By recalling umpire Steve Bucknor and deferring the ban on Harbhajan Singh for a while, the International Cricket Council (ICC) has put the ball in Team India’s court. The umpire has been asked to stand down from the Australia-India Test series and Billy Bowden will replace him for the third Test in Perth. It’s inarguable that the white-coated gentlemen are prone to making errors once in a while and more than bowlers’ caps and jumpers weigh them down on the field. But it’s true that umpiring calls for a fair and astute cricketing sense, without which skewed decisions — deliberate or otherwise — become inevitable. From all accounts, this is what happened at Sydney. Unfortunately for Mr Bucknor, he has only himself to blame for bringing this disgrace on himself. Given his history of confrontations with teams, it was only a matter of time before he was asked to stand down. The Indian team will not forget in a hurry how Mr Bucknor, standing in his 100th Test, declared Sachin Tendulkar out at 52 after the bat missed the ball sent down by Abdul Razzaq, and none of the fielders appealed.
The intrigue should serve as a wake-up call for other umpires like Mark Benson (who, incredibly, turned to the Australian captain at Sydney for advice on declaring an Indian batsman out) to be more accountable. Now that Mr Bucknor is no longer around to torment India, the players should continue the tour. The Board of Control for Cricket in India should call off its protest regarding Harbhajan, and agree to abide by the ruling at the appeal that is scheduled for later. This will ensure the flap does no lasting damage to the fair name of cricket that has been sullied by the repeated references to racism. Not that the ‘R’ word is anything new in cricket. If it is more prominent now, it’s probably because of the media coverage.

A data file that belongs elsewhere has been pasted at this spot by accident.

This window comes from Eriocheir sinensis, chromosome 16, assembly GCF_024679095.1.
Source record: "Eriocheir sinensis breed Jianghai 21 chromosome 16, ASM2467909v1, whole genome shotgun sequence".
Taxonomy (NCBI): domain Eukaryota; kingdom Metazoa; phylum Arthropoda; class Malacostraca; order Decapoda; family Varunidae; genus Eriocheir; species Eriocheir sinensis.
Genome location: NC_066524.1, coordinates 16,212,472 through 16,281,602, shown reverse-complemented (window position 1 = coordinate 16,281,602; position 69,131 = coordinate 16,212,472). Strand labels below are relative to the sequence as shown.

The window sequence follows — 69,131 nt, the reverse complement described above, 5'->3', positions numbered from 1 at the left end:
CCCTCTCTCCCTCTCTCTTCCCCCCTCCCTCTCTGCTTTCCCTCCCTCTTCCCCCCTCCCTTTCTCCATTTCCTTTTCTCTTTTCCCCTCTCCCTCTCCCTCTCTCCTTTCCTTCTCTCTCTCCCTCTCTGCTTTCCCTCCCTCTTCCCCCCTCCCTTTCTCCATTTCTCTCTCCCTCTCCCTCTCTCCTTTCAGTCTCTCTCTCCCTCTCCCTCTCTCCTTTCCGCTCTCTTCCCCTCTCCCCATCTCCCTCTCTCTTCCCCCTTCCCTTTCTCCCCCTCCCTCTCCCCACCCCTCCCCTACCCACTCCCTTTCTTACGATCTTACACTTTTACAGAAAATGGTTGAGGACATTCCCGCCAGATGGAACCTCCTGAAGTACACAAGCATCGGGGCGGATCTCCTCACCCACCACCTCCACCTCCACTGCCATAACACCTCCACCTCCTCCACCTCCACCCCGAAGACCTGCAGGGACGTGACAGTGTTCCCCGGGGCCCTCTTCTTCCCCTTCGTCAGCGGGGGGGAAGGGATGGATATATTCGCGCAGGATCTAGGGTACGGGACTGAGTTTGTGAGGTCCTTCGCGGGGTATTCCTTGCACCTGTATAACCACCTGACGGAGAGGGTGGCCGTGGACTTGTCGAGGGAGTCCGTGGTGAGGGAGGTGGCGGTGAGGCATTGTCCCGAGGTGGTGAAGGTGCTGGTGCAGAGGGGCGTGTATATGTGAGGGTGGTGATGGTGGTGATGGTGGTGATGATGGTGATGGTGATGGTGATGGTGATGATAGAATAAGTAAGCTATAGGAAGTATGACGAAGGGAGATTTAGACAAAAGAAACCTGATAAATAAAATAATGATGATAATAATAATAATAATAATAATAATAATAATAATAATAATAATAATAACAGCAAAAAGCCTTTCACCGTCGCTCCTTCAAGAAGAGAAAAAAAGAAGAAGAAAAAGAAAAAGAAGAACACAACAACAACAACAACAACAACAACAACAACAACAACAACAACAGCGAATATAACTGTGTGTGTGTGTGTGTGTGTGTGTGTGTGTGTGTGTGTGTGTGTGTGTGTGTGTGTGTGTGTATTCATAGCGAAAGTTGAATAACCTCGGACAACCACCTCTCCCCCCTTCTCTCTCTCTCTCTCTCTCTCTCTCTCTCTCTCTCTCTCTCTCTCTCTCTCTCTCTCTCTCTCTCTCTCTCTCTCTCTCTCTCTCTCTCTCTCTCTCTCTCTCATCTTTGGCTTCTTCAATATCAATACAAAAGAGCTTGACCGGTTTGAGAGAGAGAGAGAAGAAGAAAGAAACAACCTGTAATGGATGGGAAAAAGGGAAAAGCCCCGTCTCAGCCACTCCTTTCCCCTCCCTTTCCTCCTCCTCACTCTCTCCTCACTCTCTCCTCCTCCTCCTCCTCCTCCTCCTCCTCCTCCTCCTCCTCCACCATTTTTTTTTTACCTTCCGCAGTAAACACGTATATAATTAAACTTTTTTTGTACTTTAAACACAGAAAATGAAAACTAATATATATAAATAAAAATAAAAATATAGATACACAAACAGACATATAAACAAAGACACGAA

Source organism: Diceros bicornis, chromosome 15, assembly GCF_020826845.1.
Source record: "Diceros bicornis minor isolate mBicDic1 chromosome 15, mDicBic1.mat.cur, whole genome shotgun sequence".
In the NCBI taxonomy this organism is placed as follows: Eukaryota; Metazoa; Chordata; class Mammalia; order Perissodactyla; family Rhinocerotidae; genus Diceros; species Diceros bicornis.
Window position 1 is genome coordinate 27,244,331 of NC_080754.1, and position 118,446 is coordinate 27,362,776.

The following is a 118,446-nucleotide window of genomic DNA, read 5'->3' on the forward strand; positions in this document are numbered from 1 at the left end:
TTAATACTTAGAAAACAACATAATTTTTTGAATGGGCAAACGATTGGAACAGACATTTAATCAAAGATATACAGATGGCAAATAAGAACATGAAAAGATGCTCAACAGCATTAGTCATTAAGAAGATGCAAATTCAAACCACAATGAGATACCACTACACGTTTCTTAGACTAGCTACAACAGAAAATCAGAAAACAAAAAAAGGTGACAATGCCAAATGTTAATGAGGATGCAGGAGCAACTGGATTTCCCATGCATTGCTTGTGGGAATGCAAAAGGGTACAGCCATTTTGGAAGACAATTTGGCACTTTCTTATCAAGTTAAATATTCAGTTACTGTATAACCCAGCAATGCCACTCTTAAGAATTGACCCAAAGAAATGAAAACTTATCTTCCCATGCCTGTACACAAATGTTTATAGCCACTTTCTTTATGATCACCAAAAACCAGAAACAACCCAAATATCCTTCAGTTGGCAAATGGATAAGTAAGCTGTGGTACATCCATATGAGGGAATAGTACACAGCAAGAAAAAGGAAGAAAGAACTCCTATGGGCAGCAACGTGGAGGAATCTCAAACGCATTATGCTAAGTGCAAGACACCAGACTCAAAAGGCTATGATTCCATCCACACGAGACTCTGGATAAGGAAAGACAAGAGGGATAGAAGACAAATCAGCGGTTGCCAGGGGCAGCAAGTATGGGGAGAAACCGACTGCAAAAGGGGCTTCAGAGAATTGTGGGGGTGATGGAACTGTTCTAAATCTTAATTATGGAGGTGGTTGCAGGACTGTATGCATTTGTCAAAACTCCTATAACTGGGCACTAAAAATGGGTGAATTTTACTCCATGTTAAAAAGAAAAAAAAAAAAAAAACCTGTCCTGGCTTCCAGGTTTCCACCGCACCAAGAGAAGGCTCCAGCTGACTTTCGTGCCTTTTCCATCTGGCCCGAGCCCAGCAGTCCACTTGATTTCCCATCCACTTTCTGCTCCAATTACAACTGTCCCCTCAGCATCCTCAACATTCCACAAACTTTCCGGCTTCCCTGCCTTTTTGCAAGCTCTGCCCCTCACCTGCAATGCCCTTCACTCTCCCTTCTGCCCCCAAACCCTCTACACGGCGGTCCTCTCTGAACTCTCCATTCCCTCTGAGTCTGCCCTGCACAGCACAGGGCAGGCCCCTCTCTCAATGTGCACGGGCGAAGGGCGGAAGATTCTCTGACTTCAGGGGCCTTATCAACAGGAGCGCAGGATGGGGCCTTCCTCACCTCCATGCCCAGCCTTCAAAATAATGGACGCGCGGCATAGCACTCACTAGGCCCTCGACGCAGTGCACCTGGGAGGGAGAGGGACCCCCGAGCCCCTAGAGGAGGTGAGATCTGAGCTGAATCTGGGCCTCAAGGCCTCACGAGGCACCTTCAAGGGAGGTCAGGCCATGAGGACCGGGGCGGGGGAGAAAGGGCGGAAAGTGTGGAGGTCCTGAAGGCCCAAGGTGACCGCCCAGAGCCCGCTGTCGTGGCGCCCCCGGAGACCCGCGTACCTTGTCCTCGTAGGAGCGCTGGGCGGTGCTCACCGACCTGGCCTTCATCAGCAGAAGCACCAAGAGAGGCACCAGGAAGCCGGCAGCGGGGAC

It’s no longer England captain Tony Greig’s infamous prediction in 1976 that England would make the West Indies “grovel”, or a Viv Richards-led West Indian team furiously reacting to it and ‘Blackwashing’ the series. Some of the racist slurs used by Australians against coloured teams — ostensibly as ‘mental disintegration tactics’ — would put a Marcus Materrazzi to shame. Perhaps the only way to keep the ‘R’ word away is for the ICC to ban sledging on the field. If the Australians disapprove, that’s tough.